Many manufactures have various forms of rescue devices for assisted rescue, self rescue, & descent systems.  You need to determine which type is best for your job application.  Is the work environment safe for the worker to be lowered to the ground or will the worker have to be retrieved back up higher to a safe working platform or roof.  Sometimes workers don't have coworkers around them, so one would need to have self rescue or escape device, which is usually a descent rescue.  There will be instances where a worker is unconscious, you need to account for this & be ready for an assisted rescue.  We carry rescue kits all configured with the components you need complete in a bag & ready to be in place, ready to use on your job.  There are self retracting lifelines that have a rescue mode on them as well, these are widely used in the oil industry.

Always make sure you have a rescue plan before you start your job.  Don't forget the D in your ABC's & the R is silent, but with out it your fall protection system is not complete.

Wednesday, November 5, 2014

Standing Seam Roof Anchors for Fall Protection

http://www.harnessland.com/Two-Way-Universal-Standing-Seam-Roof-Clamp-p/10600.htm
Standing seam roof panels are becoming more popular every year, with there appeal to the consumer for aesthetic purposes and security of a metal building.  In the early years of standing seam metal buildings it was impossible to figure out a way to tie off safely in order to protect workers from a fall.  Since then fall protection manufacturers have developed different styles of roof anchors to make life easier on hard working builders.  Guardian came out with one of the most lightweight & innovative designs on the market.  With different profiles for standing seam panels making things even more complicated for contractors to have the right standing seam roof anchor for their job.  The Guardian 2-Way Standing Seam Roof Clamp has a unique design that is reversible and will fit the vast majority of standing seam panels, making this anchor one of the most popular on the market.  Many anchors use the popular S-5 clamps for attachment to the panel which is another great option.  When using a self retracting lifeline over 30 foot, we recommend Guardians 00250 Standing seam roof anchor or something equivalent.  Most manufacturers have a similar anchor that attaches just like the 00250 anchor or they use the S-5 clamps.  Any application you run into on your job, we have an anchor that will get'r done!  Browse around for the right anchor point on our site and remember to look out for new roof anchors.  Fall Protection manufacturers are always bring new innovative anchors out on the market and when it comes to standing seam roof panels, there will be newer designs coming soon to make sure we are keeping all our workers safe on the job.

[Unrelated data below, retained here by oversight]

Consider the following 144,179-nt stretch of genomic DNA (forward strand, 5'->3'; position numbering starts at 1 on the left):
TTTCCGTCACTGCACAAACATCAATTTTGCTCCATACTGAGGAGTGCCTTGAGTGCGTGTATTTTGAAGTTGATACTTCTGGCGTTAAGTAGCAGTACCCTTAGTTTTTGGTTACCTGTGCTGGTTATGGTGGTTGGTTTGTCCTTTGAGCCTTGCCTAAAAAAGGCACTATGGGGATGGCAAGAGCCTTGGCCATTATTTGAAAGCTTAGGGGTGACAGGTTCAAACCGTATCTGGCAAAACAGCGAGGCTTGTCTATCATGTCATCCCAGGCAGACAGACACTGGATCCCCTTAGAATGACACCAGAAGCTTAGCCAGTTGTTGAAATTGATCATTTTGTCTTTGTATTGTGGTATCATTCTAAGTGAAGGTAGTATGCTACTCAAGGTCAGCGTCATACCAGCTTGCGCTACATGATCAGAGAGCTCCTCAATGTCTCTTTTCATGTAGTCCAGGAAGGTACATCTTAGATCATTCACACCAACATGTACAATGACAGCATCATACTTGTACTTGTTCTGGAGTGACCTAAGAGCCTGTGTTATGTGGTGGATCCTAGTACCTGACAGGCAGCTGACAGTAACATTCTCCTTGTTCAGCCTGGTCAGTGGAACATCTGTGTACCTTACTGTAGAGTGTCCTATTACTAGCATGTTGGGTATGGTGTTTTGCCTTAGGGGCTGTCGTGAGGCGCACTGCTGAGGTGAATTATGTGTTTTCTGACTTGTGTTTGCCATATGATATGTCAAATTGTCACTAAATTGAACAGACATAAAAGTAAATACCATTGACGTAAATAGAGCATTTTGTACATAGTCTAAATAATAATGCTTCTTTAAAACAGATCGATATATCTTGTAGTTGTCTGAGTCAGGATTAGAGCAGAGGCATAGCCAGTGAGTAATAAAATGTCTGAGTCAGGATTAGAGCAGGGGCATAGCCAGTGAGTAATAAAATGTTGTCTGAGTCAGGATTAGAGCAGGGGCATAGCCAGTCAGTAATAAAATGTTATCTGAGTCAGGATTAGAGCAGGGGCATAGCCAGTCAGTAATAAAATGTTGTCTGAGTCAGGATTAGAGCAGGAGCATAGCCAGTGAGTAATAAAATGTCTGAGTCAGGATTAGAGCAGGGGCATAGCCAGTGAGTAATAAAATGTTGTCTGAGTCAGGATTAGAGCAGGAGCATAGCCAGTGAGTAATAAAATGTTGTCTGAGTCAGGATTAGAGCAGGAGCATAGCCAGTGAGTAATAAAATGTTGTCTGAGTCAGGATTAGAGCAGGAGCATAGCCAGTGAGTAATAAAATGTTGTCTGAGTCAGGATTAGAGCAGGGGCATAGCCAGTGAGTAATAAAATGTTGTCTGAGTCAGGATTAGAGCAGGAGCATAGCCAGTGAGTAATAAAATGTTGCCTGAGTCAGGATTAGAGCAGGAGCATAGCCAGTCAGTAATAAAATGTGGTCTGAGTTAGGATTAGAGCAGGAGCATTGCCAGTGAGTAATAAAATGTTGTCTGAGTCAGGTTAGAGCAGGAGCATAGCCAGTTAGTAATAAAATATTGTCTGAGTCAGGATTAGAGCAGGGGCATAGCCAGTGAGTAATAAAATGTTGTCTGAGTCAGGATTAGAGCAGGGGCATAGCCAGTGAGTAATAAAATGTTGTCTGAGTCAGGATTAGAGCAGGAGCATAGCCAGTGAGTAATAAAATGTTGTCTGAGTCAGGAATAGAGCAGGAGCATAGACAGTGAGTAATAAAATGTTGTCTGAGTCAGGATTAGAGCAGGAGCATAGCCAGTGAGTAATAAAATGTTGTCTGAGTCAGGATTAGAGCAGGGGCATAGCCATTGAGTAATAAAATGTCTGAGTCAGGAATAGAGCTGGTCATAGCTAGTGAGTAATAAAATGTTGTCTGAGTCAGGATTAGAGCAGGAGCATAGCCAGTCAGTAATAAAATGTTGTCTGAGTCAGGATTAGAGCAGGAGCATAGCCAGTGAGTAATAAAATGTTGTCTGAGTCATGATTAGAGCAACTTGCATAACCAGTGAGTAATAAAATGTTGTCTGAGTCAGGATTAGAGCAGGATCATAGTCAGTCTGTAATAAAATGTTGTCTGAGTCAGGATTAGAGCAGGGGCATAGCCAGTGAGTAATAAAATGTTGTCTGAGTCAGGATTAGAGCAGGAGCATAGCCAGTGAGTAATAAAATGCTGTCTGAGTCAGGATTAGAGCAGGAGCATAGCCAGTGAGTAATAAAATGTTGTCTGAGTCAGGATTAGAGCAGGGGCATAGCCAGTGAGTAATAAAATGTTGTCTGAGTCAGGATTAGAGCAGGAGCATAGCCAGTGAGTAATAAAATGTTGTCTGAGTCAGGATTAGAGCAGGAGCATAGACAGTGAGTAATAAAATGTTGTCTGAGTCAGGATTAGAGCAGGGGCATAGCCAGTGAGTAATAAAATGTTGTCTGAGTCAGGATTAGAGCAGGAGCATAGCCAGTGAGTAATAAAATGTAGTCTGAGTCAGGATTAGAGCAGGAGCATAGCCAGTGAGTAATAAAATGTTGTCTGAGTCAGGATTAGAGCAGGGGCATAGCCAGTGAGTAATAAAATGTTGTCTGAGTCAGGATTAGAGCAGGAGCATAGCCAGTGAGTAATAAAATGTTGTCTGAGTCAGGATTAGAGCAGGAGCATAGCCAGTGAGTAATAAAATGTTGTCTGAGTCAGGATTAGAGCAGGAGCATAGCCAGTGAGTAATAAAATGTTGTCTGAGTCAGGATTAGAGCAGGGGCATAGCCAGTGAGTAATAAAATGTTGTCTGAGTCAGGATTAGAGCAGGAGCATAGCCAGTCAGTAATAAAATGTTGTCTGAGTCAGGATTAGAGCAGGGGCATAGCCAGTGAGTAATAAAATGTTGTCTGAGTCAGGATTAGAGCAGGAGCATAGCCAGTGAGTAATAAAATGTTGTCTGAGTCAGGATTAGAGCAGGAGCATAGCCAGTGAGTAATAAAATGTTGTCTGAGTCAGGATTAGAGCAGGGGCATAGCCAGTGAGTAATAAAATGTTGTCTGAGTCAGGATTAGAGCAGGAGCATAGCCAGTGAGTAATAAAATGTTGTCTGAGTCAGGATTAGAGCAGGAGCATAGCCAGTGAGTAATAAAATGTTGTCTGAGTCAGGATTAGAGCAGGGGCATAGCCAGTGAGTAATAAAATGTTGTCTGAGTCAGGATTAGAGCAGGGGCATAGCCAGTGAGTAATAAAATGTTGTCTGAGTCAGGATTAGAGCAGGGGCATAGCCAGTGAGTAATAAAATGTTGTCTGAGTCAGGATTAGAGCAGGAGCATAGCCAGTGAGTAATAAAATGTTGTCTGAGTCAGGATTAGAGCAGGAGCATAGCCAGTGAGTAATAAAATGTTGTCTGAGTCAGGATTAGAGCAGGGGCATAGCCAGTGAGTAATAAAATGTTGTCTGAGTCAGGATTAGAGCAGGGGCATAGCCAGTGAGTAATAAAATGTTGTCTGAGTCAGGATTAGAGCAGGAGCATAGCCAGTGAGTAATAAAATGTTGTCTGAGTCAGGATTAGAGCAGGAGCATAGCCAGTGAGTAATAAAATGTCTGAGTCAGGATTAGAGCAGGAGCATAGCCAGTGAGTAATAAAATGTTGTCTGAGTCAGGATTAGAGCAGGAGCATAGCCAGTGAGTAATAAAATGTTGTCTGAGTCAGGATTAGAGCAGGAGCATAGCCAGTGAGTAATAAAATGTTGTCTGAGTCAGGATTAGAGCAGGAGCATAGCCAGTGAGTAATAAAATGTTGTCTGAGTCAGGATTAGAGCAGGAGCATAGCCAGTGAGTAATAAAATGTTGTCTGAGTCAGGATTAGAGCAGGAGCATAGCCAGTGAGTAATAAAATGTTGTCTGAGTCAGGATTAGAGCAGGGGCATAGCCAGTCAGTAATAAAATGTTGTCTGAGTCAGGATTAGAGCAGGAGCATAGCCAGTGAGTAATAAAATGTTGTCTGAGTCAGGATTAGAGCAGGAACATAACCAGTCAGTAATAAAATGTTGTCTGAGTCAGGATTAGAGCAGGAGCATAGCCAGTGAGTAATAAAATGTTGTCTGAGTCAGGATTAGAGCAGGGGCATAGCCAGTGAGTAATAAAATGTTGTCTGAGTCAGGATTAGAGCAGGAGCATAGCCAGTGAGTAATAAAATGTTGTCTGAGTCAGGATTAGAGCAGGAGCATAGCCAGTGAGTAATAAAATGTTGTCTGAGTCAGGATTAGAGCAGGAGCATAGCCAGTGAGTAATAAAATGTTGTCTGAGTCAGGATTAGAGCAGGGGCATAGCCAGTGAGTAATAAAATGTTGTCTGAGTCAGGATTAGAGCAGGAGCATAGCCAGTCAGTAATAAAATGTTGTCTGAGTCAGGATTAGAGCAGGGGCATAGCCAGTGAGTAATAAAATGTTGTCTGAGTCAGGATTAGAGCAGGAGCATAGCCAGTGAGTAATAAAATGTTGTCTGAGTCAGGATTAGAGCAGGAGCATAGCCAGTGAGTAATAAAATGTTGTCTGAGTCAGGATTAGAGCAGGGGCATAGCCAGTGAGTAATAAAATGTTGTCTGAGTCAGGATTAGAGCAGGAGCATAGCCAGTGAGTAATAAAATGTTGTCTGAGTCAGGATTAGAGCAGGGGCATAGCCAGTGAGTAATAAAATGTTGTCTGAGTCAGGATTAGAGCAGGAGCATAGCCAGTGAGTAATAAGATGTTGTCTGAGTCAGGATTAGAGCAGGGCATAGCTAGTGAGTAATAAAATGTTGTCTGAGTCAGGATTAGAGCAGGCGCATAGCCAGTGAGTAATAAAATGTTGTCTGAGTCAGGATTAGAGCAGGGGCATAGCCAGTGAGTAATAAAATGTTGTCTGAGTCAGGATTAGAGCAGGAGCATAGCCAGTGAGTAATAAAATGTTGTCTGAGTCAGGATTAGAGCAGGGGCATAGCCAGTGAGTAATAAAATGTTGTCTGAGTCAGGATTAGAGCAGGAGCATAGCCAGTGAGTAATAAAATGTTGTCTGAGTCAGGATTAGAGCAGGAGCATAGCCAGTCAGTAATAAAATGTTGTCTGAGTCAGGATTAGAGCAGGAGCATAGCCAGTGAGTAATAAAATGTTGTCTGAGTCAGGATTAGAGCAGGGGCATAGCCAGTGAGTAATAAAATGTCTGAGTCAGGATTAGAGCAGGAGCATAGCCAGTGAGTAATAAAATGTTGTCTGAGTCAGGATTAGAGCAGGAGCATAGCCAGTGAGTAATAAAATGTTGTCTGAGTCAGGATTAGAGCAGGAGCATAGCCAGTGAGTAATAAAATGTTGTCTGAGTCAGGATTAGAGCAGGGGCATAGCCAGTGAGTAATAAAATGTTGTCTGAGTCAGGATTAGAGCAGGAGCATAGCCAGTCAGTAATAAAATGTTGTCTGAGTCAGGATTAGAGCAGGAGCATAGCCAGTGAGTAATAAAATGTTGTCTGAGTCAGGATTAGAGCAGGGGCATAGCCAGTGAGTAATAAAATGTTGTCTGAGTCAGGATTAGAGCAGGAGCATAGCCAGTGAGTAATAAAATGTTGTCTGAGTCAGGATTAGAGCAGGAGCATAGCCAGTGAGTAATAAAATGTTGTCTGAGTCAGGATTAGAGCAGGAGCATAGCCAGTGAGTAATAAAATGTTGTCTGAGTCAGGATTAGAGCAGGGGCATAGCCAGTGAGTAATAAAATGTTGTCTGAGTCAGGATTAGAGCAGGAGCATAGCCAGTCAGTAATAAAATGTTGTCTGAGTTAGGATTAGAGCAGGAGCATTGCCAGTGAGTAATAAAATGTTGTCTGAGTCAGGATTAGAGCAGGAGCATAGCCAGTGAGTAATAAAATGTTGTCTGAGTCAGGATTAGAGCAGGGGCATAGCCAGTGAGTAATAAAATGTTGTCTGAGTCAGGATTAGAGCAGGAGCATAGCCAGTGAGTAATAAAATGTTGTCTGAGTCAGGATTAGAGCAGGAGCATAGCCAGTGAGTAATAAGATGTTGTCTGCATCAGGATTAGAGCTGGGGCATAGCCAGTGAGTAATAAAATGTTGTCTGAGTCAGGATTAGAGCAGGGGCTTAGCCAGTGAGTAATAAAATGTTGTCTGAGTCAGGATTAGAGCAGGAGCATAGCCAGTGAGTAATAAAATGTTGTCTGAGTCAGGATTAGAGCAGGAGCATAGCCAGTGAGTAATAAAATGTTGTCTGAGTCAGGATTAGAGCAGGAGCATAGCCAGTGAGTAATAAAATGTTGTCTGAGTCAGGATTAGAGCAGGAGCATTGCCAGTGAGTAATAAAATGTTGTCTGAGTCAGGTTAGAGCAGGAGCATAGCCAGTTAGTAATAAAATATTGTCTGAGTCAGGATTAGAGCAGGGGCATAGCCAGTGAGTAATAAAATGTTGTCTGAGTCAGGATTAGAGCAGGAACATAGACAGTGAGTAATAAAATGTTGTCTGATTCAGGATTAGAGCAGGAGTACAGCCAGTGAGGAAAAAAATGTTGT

Friday, September 19, 2014

HitchClip Fall Protection Roof Anchor makes roof work Safer & Easier




http://www.harnessland.com/HitchClip-Anchor-3-Pack-p/10560-g.htm




The HitchClip roof anchor system is one of the most revolutionary anchors ever made for several reasons.  These anchors can be used as a single point anchor rated at 5,000 lbs., but even more than that is the multiple uses already available and more to come.  It's fabricated from lightweight, durable, powder coated aluminum and already comes painted in different colors to match your roof.  This design allows you to use as a permanent anchor point or reuse it, as a permanent anchor it is barely noticeable.  Also, if one of their colors doesn't match your roof, these are one of the few anchors that you can actually paint yourself to match the roof.